Anyway, when Jerry and I married, one of the changes that Jerry experienced was the profound religious turn described in his book, God: An Autobiography, as told to a philosopher. Before that, Jerry had held a high-minded naturalistic worldview: what you see is what you get, but you should try to live up to a high standard all the same. Once his outlook was so dramatically expanded, Jerry, as a newcomer to the world of religious experience, confided in his old friend the priest. Who turned out to have little to offer, aside from detached comments and deflection.
It may be that Jerry’s spiritual encounter reminded his friend that he was in the wrong business. He’d never had a vocation for the priesthood. If he wanted to break with Jerry to avoid the discomforts of this realization, what better way than to pick a quarrel with Jerry’s wife?
One afternoon, the three of us met at a nice restaurant for what Jerry and I expected would be a convivial lunch. Instead of a natural flow of conversation, the friend force-marched it to the topic of Israel and insisted I respond to a loaded question from him. My reluctant words triggered his interrupting to lay it down that, on these matters (which he had brought up) he “couldn’t talk to an American Jew!”
Now the word “Jew,” flung in one’s face as a one-syllable epithet, is meant to be insulting.
In three ways, ladies:
(1) A man talking to a woman ought to acknowledge her as a woman. To erase the sex difference in that way is ungallant and therefore threatening. (Sorry if this is not the current view. The current view does not help women protect themselves or recognize when a social protection has been removed.)
(2) I didn’t hold whatever view I expressed because I was “an American Jew.” I held it because I thought it was true. The ad hominem attack demeaned me in a second way: as a thinking being.
(3) To autocratically terminate the discussion you yourself began is to violate collegiality, friendship and civility.
What do I really think was going on? Jerry’s friend did not care to face the possibility that he had chosen the wrong path for his life. His sudden antisemitism was a distraction, sadly provided by the current culture and therefore ready-to-hand. It had the purpose of aiding his project of evasion and self-deception. Hey, good luck with that!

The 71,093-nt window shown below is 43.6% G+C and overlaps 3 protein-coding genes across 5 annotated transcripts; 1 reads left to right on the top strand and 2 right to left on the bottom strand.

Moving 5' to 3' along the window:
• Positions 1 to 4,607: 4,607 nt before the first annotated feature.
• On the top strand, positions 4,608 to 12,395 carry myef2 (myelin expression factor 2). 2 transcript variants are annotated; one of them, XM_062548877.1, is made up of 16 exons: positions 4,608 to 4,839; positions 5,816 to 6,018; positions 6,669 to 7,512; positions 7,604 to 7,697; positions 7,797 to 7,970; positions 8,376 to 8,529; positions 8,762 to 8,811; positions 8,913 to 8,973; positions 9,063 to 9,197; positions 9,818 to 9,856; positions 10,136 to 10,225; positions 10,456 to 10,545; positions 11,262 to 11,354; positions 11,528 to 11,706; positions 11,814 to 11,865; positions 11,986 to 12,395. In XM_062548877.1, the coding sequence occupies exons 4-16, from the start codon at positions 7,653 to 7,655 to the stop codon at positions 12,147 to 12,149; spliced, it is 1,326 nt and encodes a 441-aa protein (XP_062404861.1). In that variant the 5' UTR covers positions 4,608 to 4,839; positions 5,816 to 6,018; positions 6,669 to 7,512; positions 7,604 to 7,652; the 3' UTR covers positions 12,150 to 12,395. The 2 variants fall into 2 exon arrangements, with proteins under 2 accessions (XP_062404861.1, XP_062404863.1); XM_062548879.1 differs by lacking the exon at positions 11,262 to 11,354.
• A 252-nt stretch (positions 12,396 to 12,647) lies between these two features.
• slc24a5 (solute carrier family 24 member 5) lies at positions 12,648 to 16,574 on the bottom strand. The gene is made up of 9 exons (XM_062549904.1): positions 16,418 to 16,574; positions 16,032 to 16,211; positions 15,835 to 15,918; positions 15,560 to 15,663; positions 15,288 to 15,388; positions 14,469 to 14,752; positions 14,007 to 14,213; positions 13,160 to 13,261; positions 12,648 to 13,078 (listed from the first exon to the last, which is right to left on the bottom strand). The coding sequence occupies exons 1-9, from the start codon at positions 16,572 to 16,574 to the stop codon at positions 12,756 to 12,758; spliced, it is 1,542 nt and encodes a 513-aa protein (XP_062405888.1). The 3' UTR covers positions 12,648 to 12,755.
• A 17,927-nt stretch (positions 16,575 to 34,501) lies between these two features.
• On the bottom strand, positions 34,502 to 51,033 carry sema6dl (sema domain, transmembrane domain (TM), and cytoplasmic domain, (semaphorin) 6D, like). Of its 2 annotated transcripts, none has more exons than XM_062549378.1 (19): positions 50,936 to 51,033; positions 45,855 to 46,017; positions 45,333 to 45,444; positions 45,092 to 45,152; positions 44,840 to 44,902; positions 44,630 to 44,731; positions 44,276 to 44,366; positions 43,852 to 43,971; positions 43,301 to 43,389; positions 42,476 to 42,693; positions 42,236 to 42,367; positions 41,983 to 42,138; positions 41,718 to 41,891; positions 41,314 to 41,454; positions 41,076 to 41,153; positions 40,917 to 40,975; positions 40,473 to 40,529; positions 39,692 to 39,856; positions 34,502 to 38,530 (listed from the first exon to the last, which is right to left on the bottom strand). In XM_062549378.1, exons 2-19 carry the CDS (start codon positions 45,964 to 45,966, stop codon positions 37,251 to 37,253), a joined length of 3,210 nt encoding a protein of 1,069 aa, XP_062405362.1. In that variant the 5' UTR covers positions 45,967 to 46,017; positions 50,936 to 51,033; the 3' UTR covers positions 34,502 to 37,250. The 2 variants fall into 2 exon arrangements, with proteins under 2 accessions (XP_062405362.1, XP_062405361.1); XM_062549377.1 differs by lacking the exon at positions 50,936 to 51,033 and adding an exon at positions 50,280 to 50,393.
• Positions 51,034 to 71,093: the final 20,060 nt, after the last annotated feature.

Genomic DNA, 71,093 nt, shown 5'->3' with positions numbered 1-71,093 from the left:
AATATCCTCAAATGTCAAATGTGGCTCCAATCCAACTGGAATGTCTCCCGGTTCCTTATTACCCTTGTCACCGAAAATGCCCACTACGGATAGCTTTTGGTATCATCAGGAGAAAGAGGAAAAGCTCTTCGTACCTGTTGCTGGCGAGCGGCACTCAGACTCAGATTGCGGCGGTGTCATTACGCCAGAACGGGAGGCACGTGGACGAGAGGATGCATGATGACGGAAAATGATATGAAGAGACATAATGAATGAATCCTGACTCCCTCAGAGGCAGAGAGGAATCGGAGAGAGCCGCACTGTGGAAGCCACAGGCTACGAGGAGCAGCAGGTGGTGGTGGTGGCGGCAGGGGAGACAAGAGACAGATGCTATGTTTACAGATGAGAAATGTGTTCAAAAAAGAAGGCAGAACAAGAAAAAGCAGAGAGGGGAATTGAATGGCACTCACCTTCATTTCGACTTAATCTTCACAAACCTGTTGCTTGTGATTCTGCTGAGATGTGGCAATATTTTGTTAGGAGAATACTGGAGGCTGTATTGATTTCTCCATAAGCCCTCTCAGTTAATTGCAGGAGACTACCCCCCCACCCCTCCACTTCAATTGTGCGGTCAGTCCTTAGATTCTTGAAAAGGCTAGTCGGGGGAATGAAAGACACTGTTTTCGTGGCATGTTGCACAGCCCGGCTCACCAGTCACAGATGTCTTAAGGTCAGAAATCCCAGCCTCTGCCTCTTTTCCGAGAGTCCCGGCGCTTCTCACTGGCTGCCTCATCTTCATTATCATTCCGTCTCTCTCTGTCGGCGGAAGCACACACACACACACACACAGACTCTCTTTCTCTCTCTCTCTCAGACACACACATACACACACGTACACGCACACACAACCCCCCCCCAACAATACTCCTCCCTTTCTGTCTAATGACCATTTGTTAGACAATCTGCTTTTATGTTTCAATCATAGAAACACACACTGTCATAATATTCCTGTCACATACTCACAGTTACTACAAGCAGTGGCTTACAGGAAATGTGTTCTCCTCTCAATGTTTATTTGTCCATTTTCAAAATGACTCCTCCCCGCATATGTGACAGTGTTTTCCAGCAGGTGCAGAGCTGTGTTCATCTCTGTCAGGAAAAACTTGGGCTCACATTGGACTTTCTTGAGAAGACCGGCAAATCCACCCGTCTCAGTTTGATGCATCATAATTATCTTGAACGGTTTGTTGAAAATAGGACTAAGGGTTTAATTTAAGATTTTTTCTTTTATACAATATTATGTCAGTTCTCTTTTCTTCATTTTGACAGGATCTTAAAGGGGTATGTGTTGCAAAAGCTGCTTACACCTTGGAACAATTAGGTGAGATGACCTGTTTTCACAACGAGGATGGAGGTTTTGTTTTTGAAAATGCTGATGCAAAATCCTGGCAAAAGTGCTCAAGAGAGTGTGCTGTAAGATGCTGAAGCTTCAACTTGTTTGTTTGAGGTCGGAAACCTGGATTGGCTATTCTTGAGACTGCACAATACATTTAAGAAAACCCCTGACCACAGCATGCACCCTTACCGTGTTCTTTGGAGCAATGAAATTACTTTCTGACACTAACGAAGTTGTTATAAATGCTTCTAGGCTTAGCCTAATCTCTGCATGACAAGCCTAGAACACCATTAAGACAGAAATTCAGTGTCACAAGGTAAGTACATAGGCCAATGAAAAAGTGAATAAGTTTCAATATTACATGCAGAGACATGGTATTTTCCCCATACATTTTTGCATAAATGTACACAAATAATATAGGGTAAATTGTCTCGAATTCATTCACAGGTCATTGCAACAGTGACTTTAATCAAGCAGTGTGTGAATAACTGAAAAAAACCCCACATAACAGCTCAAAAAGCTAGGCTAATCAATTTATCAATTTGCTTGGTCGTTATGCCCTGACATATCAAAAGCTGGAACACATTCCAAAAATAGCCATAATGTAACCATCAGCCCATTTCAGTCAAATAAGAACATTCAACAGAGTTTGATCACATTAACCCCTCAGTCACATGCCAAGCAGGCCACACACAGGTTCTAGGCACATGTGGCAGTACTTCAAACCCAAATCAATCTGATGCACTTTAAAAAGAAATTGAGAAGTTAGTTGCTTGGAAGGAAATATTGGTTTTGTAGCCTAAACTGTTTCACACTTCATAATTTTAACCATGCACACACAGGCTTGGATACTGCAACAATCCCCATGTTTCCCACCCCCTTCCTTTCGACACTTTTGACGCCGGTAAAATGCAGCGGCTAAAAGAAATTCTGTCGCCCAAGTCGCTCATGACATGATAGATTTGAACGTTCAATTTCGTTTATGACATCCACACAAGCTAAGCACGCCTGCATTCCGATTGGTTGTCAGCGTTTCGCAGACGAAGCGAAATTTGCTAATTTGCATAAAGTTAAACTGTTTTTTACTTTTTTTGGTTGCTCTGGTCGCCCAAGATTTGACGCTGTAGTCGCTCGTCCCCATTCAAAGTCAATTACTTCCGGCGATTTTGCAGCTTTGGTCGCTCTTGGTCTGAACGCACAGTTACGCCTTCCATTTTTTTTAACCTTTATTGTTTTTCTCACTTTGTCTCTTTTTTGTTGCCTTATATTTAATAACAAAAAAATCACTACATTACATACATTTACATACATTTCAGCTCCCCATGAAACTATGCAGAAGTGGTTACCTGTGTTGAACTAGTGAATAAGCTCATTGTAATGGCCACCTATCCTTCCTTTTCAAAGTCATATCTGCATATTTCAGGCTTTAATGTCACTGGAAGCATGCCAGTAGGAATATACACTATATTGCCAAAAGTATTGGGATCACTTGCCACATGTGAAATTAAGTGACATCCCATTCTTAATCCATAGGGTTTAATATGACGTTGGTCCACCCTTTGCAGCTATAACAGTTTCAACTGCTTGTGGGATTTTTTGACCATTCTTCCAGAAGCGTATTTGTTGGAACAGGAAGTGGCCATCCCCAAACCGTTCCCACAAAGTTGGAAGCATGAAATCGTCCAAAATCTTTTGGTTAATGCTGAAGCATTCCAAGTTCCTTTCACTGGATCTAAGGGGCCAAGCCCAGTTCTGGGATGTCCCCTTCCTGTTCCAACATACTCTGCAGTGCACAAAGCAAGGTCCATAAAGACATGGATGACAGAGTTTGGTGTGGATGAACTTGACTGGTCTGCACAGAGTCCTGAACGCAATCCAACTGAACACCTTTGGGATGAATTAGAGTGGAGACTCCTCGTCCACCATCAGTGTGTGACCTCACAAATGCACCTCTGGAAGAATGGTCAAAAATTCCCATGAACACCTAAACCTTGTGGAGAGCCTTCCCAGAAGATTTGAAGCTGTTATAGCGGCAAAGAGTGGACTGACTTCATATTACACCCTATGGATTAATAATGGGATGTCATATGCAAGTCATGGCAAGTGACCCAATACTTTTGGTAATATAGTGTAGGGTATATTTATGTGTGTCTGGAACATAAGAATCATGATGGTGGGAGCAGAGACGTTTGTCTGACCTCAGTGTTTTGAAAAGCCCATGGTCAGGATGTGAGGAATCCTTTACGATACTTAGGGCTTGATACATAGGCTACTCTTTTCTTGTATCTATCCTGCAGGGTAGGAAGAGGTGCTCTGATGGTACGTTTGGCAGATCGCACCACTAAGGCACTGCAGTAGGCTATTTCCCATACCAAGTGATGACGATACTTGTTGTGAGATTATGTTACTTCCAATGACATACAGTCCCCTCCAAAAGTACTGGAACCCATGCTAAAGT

My third case was a group phenomenon, which I have written about before in these pages. It concerns the group of let-us-say peaceniks who, for some years, disfigured the central square in our town by meeting there once a week for two hours, rain and shine, to hold up placards denouncing Israel as deserving of more scorn and vilification than any other country on this planet.
I considered them a menace to the social – and possibly physical – safety of their Jewish neighbors in the town, who include me. I had pressed our then rabbi to undertake a succession of initiatives whose aim was to persuade them to cease and desist their Nudnikerie. Nothing worked.
WHY WHY WHY? I complained to Christian friends. I’ve tried everything I can think of. All that’s happened is that I’m the one who’s lost standing. And they are still feeling like the good guys, while they hold up signs in the middle of the town square that express the latest update on the Oldest Hatred.
One of these Christian friends had a suggestion. Why not meet at an outdoor café adjacent to the town square, Jerry and me and two sympathetic Christian women friends, to pray and discuss our own religious experiences, within sight of the Vigilantes, but not trying to engage them?
So we did that. We had a nice, confiding discussion though it didn’t seem to have any effect on the Nudniks. We were about to fold it up when I had the sudden impulse to join hands in a circle and address some quiet but audible words to God:
Lord, I’ve tried everything I know to touch their minds and open their hearts. Nothing’s worked. Could You please show them what they need to see and know? Could You show them how to stop menacing their neighbors?
When I looked up again — so help me! — they had disappeared. I guess they’d concluded their Vigil and just closed it up, but gee – so quickly! And so help me, whether because I stopped driving by the town square at the Vigil hour, or because eventually they shut it down –
I never saw them again.